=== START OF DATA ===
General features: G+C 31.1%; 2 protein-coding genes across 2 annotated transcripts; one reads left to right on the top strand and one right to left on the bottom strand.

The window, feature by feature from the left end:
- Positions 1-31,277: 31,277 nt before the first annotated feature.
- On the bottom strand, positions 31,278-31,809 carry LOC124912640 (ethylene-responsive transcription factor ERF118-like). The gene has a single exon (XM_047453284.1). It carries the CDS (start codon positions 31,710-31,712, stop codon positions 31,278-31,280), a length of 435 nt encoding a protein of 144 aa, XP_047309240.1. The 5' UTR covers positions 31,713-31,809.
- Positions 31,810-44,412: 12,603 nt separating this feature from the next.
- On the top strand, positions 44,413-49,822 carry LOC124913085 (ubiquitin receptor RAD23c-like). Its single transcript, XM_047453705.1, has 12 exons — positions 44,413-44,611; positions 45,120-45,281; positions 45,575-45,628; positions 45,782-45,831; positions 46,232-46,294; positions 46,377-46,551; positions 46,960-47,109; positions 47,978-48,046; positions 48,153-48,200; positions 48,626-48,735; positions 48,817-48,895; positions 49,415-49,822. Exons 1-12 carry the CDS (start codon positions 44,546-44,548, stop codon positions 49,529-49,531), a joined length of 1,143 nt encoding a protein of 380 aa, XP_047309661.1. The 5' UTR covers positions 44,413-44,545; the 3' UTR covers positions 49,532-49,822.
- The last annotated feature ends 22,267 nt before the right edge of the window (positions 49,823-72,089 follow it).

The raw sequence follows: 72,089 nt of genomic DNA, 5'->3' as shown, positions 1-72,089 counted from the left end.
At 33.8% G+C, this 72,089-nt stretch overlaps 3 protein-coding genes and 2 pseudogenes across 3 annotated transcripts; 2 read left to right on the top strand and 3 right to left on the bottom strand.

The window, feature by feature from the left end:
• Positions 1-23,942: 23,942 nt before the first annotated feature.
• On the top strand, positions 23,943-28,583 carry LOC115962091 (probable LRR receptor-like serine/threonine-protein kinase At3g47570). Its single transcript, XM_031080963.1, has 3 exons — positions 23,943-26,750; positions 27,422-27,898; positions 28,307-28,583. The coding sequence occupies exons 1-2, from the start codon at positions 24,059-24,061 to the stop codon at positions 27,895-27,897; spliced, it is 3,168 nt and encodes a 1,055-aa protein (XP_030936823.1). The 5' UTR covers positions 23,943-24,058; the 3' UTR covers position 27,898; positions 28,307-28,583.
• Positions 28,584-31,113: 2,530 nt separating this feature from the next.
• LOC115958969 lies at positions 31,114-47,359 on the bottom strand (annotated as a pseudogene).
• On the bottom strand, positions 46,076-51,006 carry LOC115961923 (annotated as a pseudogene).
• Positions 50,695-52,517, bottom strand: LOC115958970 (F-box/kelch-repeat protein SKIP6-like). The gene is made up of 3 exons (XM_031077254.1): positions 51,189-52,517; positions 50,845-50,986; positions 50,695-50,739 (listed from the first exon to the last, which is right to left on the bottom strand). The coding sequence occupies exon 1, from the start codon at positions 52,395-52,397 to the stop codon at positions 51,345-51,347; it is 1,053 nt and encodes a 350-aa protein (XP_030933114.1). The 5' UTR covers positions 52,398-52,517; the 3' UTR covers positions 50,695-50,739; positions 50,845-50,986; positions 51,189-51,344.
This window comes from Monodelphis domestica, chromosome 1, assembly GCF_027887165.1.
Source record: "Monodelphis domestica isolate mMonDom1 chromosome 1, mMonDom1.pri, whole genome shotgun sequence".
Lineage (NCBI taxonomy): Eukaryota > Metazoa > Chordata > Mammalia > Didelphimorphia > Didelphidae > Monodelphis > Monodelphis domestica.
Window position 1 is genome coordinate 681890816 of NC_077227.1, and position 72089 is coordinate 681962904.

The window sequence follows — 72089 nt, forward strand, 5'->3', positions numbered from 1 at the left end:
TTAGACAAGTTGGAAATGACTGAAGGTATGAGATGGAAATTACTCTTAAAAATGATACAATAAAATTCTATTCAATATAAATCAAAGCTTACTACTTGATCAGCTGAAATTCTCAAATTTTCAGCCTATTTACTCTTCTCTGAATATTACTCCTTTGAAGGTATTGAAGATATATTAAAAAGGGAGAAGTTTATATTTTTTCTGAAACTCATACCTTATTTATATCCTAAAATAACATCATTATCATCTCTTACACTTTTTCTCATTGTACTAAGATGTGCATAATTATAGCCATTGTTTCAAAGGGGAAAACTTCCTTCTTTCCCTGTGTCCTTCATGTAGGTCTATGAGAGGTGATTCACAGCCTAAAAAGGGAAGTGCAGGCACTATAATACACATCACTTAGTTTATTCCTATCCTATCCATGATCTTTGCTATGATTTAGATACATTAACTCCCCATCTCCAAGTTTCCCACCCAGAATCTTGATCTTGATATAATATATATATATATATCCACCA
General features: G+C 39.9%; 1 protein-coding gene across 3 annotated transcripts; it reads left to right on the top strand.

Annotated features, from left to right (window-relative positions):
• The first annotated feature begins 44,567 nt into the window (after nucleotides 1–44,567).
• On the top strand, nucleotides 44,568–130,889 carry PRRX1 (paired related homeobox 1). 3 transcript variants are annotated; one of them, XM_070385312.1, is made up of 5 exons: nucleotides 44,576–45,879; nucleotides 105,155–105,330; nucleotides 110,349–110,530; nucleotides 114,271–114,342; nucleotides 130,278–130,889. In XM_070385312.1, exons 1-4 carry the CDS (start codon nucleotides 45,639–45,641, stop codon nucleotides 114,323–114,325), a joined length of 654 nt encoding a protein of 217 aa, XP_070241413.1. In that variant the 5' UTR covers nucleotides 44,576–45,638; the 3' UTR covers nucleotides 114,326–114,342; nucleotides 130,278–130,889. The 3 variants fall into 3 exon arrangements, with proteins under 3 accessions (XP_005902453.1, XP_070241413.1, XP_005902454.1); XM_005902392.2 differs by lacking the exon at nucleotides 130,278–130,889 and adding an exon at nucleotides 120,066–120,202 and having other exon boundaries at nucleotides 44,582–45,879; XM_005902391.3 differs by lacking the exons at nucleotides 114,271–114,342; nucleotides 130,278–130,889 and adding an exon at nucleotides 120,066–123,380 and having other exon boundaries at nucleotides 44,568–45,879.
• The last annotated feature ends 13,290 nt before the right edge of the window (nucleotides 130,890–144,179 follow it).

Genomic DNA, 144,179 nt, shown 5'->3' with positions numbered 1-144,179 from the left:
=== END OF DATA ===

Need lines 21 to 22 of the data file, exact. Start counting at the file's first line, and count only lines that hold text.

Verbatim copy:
The window sequence follows — 72089 nt, forward strand, 5'->3', positions numbered from 1 at the left end:
TTAGACAAGTTGGAAATGACTGAAGGTATGAGATGGAAATTACTCTTAAAAATGATACAATAAAATTCTATTCAATATAAATCAAAGCTTACTACTTGATCAGCTGAAATTCTCAAATTTTCAGCCTATTTACTCTTCTCTGAATATTACTCCTTTGAAGGTATTGAAGATATATTAAAAAGGGAGAAGTTTATATTTTTTCTGAAACTCATACCTTATTTATATCCTAAAATAACATCATTATCATCTCTTACACTTTTTCTCATTGTACTAAGATGTGCATAATTATAGCCATTGTTTCAAAGGGGAAAACTTCCTTCTTTCCCTGTGTCCTTCATGTAGGTCTATGAGAGGTGATTCACAGCCTAAAAAGGGAAGTGCAGGCACTATAATACACATCACTTAGTTTATTCCTATCCTATCCATGATCTTTGCTATGATTTAGATACATTAACTCCCCATCTCCAAGTTTCCCACCCAGAATCTTGATCTTGATATAATATATATATATATATCCACCA